Your Big Easy to-do list: 10 insider favorites in New Orleans
Most people associate New Orleans with Mardi Gras, but the city has plenty to do all year long. The Big Easy is a foodie paradise: Sip chicory coffee and munch a beignet at Café du Monde, or grab a muffuletta sandwich at Central Grocery. Want to catch some of the country's best live music? This is the birthplace of jazz, but you can also enjoy Creole, Dixieland, zydeco, and blues. Take a ghost tour to learn more about the local ghosts, or paddle through the Crescent City in a kayak. The city is packed with diverse activities. Here, we’ve gathered together all the essential elements for an ultimate NOLA experience.
1. Float with alligators on a swamp tour
Outside the city limits, mysterious swamps and bayous surround New Orleans. Get up close and personal with the gators on a swamp tour, where you can spot waterfowl, snakes, swamp deer, and other critters that can't be found anywhere else in the country. Hop into a high-speed boat operated by Airboat Adventures and let a seasoned New Orleans native guide you through the water, giving you the inside scoop on the area and its wildlife. Be sure to bring your camera, because your friends and family will never believe that you really spotted a 10-foot alligator.
2. Chow down at Willie Mae's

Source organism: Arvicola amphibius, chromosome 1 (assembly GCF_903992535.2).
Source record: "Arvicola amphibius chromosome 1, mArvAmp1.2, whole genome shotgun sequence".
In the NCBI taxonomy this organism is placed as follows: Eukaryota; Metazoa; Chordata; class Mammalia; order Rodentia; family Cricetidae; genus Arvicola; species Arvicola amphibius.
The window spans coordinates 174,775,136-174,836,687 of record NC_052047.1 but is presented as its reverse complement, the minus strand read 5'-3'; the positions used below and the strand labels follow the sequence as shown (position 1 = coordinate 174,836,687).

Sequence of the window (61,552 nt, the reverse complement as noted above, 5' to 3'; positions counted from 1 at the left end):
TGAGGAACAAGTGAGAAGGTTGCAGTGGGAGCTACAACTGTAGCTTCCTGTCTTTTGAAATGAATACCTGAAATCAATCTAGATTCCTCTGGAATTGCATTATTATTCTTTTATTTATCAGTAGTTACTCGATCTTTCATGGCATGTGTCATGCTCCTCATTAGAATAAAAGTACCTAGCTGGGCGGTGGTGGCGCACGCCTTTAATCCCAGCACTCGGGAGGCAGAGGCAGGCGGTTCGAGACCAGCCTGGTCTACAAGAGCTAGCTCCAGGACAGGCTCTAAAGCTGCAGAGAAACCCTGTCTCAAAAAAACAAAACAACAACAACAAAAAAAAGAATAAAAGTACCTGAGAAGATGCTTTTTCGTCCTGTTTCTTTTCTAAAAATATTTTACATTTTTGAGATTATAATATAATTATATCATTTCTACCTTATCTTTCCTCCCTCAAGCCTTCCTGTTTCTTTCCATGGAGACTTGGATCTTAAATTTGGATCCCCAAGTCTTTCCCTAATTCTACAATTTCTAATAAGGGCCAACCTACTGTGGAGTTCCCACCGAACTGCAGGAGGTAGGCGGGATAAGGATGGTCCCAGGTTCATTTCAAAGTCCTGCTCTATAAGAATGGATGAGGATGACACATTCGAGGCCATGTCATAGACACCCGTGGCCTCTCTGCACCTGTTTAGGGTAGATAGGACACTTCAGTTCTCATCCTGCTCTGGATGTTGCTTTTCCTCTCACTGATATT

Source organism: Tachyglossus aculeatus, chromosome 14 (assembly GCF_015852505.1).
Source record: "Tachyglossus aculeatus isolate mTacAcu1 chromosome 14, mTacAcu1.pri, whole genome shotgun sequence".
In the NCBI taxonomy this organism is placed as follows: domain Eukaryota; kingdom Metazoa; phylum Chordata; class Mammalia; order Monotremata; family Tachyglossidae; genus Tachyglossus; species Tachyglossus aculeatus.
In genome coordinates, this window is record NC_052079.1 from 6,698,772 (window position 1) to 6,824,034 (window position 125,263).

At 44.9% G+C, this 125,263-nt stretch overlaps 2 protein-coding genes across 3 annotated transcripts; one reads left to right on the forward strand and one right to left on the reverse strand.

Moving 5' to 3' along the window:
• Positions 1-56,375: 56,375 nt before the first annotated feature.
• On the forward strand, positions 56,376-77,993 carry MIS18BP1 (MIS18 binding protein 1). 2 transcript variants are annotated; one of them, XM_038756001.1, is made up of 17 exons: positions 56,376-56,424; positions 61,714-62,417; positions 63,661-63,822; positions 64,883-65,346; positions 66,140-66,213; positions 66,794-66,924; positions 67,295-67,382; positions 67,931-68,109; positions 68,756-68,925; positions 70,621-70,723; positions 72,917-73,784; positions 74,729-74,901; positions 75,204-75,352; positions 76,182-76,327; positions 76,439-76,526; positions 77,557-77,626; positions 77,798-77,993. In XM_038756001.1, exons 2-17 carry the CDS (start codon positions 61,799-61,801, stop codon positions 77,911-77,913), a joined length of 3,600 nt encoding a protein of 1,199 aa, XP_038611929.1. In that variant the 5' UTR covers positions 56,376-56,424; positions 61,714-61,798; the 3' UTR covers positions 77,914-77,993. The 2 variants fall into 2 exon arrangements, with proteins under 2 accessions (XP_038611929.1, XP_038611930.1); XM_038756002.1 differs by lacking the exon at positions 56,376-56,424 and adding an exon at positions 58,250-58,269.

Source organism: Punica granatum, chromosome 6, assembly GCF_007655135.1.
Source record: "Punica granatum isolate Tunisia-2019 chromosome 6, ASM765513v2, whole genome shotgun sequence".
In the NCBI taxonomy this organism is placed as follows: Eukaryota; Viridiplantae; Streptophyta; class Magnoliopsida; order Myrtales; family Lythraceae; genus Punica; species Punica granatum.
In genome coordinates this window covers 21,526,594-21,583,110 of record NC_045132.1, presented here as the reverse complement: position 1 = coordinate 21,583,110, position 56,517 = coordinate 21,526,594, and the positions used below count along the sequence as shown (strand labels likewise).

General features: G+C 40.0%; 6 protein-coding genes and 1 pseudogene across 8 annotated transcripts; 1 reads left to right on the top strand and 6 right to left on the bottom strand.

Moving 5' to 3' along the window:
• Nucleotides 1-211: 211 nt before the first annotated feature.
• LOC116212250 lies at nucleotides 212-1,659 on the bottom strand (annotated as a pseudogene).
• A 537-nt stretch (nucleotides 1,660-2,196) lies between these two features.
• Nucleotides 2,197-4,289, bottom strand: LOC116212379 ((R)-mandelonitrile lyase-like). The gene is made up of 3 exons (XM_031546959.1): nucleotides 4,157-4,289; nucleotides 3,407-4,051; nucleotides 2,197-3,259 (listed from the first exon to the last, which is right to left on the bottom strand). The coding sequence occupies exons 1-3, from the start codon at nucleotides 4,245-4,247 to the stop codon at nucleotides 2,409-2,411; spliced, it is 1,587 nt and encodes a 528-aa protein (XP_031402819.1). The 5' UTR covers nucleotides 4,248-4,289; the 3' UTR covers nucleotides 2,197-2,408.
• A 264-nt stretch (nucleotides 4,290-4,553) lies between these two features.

Don't bother with the city's tourist-trap restaurants. Dig into some of the best fried chicken at local favorite Willie Mae's Scotch House. Located in the Treme neighborhood, this spot has been serving up its famous chicken since 1957. Be prepared for long lines of hungry customers, and remember that the restaurant is only open for lunch. Wondering what makes Willie Mae's fried chicken so amazing? The secret is in the Coca-Cola marinade.
3. Sip spirits with a spirit on a ghost tour
The LaLaurie House, featured in "American Horror Story"
From Anne Rice to “American Horror Story,” New Orleans is thick with fictional vampires and witches’ covens. But what about the reportedly true tales of the macabre? Get in touch with the city's spooky past with Haunted History Tours, voted the top New Orleans attraction by the Travel Channel. The theatrical tour guides alone are worth the price of admission. These long-time locals have generations of stories to share. The tour includes a stop at a haunted bar where you’ll have a chance to share a toast with a ghost.
4. Go fishin' at City Park
Itching to hook the "big one"? No need to leave the city: Just head to the Mid-City neighborhood. With more than 11 miles of lagoons, City Park is the perfect spot to do a little catch-and-release fishing. Big bass, blue catfish, and trout represent just a few varieties of fish found in its waterways. Rent a bike at the Boathouse on Big Lake and try out a few different fishing spots around the park. Some of the best locations are found behind the Casino Building, in the Couturie Forest, and along Bayou Metairie.
5. Paddle past cemeteries